1. It creates something that lots of people want.
2. It sells its products for a lot more than it costs to make them.
3. It has access to a vast amount of capital that finances its growth around the world.

It’s #2 – the big profit margin – that makes possible #3 – access to capital. Investors put lots of money into PepsiCo, because they know those profit margins are going to produce dividends and create a high return on investment.

Esperanza – lifting communities from poverty

Let’s look now at Esperanza International, a microfinance institution in the Dominican Republic. Esperanza makes a profit – but not much. Its goal is not to make a lot of money for investors; it is to help women come out of poverty permanently, transforming families and communities.

Unlike PepsiCo, Esperanza provides its service for the lowest possible cost at the expense of large profits. Why? Because its revenues come from the poor, and Esperanza believes it is important to leave as much money as possible in the hands of the poor that it serves. Its mission is to eliminate poverty, not to enrich investors.

Unfortunately, that decision also means Esperanza doesn’t get access to capital as PepsiCo does. Investors will not give Esperanza large and continuous infusions of capital to scale its operations, even though it is profitable – because they can make a lot more money investing their funds in PepsiCo. This is why PepsiCo is on every corner of the planet and Esperanza is not.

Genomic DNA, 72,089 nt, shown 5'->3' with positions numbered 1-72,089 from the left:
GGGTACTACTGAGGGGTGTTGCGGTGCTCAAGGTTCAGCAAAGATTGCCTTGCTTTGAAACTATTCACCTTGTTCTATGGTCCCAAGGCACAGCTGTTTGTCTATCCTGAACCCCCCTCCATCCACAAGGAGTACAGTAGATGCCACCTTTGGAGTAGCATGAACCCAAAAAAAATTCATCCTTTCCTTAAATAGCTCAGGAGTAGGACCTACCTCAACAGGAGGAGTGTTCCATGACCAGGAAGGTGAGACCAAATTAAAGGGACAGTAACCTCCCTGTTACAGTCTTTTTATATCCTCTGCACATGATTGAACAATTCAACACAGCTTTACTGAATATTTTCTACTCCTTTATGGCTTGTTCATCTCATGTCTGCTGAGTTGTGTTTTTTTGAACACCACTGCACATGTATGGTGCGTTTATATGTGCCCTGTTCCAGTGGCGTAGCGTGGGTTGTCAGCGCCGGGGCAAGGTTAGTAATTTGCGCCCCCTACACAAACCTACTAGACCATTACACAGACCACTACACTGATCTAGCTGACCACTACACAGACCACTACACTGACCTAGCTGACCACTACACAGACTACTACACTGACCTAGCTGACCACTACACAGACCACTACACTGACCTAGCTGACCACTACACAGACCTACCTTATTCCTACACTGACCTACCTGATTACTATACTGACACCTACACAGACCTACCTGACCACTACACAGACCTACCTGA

Notice that the social good performed by an organization doesn’t figure into the financial equation. It doesn’t matter that PepsiCo sells chips and Esperanza provides a path from poverty. All that matters is the return on investment.

Social Ventures Solve Important Problems

There are thousands of small-scale low-profit social enterprises around the world. They are working to solve urgent problems for society and for the poor. They provide medical services, housing solutions, sustainable energy solutions, clean water operations, anti-poverty programs, educational offerings – all the things we need desperately in our world. But even when these operations are capable of solving problems worldwide, they will never scale fast enough to address these problems on a global basis. They operate like Esperanza, filling an important need but earning only a small profit. There aren’t enough philanthropists in the world to put the needed capital into them. The vast sums of money that are available to finance growth for ExxonMobil, Google, PepsiCo, Bank of America, Microsoft – companies that generate substantial profits and thus high returns for investors – are not available to these important social ventures, and so the problems that they could solve worldwide remain unaddressed.

How To Finance Social Ventures

It’s always a better idea to work with existing forces rather than trying to change them. Asking investors to take a lower return in exchange for improving social conditions is an idealistic – and unrealistic – dream. Lobbying governments to provide capital is the same. That’s why we have invented the Good Returns model. This model works with existing market forces to drive capital into social ventures. It supports the desire of investors to make high returns, of entrepreneurs to create wealth for themselves, and of consumers to get the products they want at the lowest price.